A sashimi-style raw fish dish
A sashimi-style raw fish dish

Simply creamy goodness

REPEAT after me: "Coconut cream is good." Now say it again like you really believe it, because Jerry Brunt says it is true.

Jerry, a lawyer, owns Samoa's Orator Hotel with wife Charlotte in Tanumapua in the capital, Apia. In his village, the big, healthy Samoan is the speaking chief (or orator, hence the hotel name).

So you better believe it when he tells you earlier generations of Samoans ate fresh coconut cream in various dishes for their two meals each day: breakfast and dinner.

And they all lived longer than today's Samoans are likely to, with their preference for western diets and less coconut cream.

We take Jerry at his word and plough in to our first coconut cream dish of dinner.

Known respectfully as palusami or more commonly as luau, the baby taro leaves baked with coconut cream is definitely tasty.

Chef Kosa Toroca, a Fijian, prepares the dish with finely chopped onion, seasoned with salt and pepper, before cooking in a traditional umu above-ground oven on volcanic river rocks.

Charlotte, who owned a catering business before building the hotel, said palusami could be placed atop a slice of cooked cassava and served as an entree or cut into wedges as finger food at a party.

Another popular entrée among the Samoans is oka (known as kokoda in Fiji): raw fish in coconut cream. Jerry said albacore fillets - like tuna - were commonly used for their year-round availability.

The fillets are diced into cubes and marinated for a short time in a squeeze of lemon juice (too much lemon juice or leaving the fish to marinate too long will overpower the fish).

Cucumber, tomato, spring onions and coriander can be diced and added to the coconut cream before pouring over the fish to create a colourful "salad".

Jerry said oka could be eaten as an entree on its own or used as a filling for seafood crepes.

For a soup accompaniment, bele spinach leaves are chopped up and blended with coconut cream - worth a second helping.

Next, we see an alternative to mashed potato using a local vegetable like a cassava (similar to a white-fleshed sweet potato) that is peeled, diced and boiled.

Salt, pepper and parsley are added before mashing with coconut cream.

With baked fish as the main attraction, another side dish is sea grapes (or seaweed - Samoans' salt substitute) in coconut cream.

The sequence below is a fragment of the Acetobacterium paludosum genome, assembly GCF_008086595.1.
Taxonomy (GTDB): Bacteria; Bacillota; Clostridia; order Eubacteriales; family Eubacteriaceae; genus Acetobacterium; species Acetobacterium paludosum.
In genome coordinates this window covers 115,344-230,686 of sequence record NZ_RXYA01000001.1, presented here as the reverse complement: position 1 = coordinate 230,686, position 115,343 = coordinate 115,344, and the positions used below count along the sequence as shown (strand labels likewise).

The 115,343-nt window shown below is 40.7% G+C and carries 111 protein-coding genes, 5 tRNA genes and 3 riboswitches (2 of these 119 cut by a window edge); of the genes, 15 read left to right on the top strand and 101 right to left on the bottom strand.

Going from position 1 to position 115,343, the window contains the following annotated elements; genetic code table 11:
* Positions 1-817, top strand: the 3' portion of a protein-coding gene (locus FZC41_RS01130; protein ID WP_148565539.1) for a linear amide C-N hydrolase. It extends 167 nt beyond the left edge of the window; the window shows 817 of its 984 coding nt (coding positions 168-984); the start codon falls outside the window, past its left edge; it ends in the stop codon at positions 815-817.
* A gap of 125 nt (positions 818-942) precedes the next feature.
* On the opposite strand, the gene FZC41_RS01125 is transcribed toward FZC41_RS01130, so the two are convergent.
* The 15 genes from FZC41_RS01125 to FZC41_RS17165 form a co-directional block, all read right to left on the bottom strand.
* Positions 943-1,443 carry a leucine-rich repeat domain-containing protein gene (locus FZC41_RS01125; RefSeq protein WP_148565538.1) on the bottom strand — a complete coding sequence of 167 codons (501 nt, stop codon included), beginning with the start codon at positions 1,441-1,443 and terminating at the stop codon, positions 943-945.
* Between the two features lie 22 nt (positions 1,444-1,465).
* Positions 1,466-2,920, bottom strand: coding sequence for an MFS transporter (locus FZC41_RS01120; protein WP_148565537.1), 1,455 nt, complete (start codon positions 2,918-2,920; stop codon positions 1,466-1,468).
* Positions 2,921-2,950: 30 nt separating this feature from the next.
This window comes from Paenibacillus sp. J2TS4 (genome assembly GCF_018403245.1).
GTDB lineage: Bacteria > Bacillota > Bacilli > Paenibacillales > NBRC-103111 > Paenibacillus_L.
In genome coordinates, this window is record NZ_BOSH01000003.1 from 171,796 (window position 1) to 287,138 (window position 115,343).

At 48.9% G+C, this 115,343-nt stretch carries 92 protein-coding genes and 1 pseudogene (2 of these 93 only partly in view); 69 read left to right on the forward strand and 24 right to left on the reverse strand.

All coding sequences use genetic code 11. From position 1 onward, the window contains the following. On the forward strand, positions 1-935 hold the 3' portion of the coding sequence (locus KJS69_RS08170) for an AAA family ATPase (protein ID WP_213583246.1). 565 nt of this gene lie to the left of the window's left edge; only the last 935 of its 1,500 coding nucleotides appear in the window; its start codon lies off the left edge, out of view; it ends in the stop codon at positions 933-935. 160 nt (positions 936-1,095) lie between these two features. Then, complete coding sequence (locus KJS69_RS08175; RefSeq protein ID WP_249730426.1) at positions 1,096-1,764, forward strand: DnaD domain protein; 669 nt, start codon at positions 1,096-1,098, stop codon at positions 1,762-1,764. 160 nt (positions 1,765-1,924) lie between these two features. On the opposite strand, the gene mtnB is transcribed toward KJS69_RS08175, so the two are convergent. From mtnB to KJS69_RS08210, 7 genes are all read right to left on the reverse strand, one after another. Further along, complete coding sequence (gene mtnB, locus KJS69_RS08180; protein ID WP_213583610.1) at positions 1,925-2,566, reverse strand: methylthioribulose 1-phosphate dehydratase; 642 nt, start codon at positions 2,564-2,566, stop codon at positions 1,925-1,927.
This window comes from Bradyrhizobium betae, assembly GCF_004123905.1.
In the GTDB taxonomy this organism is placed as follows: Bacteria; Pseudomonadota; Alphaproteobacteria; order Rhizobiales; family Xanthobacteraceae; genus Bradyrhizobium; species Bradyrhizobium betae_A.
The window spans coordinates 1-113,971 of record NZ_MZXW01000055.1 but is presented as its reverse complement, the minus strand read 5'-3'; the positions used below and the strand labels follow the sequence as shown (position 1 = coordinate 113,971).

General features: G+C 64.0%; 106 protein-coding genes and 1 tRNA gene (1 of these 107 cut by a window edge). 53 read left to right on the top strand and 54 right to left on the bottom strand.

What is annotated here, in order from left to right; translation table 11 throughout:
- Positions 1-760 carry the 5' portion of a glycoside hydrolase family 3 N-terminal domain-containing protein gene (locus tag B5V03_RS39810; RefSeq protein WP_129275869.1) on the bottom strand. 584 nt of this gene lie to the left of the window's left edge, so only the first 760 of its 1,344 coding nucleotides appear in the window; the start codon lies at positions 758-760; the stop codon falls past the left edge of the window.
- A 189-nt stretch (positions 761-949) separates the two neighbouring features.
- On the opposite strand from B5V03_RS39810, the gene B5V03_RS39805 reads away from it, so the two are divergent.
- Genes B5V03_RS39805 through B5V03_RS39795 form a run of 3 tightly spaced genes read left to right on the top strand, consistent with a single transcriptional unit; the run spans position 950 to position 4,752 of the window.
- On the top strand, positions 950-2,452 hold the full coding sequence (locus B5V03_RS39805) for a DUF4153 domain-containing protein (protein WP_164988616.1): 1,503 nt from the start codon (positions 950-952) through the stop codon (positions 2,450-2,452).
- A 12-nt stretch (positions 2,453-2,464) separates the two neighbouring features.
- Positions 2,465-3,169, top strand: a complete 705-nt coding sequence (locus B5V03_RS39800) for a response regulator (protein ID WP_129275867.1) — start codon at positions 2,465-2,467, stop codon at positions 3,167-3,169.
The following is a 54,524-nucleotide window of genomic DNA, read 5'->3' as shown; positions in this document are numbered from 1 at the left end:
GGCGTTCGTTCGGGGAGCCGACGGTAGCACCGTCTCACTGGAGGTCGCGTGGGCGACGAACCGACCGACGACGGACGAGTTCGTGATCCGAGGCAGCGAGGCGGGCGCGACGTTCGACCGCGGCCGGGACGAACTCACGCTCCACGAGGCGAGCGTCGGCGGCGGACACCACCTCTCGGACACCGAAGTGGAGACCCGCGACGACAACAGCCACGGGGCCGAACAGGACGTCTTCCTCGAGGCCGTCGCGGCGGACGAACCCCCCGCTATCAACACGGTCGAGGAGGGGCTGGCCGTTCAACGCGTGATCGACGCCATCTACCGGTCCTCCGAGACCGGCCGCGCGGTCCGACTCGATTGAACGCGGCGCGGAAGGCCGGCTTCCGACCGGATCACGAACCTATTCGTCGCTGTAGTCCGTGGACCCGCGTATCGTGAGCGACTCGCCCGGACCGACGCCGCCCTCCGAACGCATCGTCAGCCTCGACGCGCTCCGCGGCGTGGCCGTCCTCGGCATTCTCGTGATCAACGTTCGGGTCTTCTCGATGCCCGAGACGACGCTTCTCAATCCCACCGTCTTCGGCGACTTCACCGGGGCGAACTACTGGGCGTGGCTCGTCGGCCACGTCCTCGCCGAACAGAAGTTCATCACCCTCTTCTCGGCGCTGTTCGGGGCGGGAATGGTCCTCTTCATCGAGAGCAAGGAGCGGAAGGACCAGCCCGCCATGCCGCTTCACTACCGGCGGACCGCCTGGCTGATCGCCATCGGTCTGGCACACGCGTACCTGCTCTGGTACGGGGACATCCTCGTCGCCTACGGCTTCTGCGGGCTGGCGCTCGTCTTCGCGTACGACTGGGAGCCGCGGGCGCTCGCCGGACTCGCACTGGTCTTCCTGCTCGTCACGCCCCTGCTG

Dessert is papaya, which has been skinned and wrapped in banana leaves, which retain the heat on the umu without burning, to cook the fruit in its natural juices.

Ripe bananas cooked in their skin on the barbecue over charcoal work, too - with the obligatory pour of coconut cream.

Naturally, the Samoans do not use coconut cream from a preservative-laden can in the pantry.

They still use the traditional, muscle-making method of obtaining the cream by grating the coconut flesh from the husk, and using coconut husk fibres to break it down further before squeezing the liquid "cream" into a cup or bowl - as we later witnessed on nearby Manono Island.

Samoans call the coconut palm "the tree of life" because the roots can be used for medicine, the trunks for posts in their fale huts, the leaves for thatching the fale roofs, the coconut husk for making fire and the inside of the coconut for food and drink.

Charlotte said Samoan cooking relied heavily on basic ingredients that were grown, caught or raised in the villages.

Drive past any village and as well as happy children playing in front yards, you're also likely to see "free-range" pigs and piglets or roosters and hens followed closely by their brood.

Charlotte said pigs and chickens roamed freely, eating the scraps of the organic foods cooked and prepared by the villagers.

This "slow-fatttening" process, she said, was why the pork and chicken was so tasty … and no doubt much better for you.

So maybe the coconut cream has nothing to do with Jerry's theory of longevity.

Maybe other diet factors have contributed to their good health. But I'm not going to argue with a big Samoan, especially one who's a lawyer.


Oka (Raw fish with coconut cream)


  • 400g fresh sashimi-quality tuna loin or snapper cut into small pieces
  • 4 medium-sized tomatoes dice
  • Half a medium-size cucumber, seeded, diced
  • Small bunch of spring onions, finely diced
  • 3 small red chillies, finely diced
  • 2/3 cup fresh lemon or lime juice
  • 2 cups of coconut milk
  • Salt n pepper


Combine all the ingredients in a bowl and mix well.

Chill in the fridge for an hour before serving.

Serve with steamed taro or kumara or garlic bread.

This dish is a wonderful entree or cocktail starter when served with a glass of white wine - especially sauvignon blanc.

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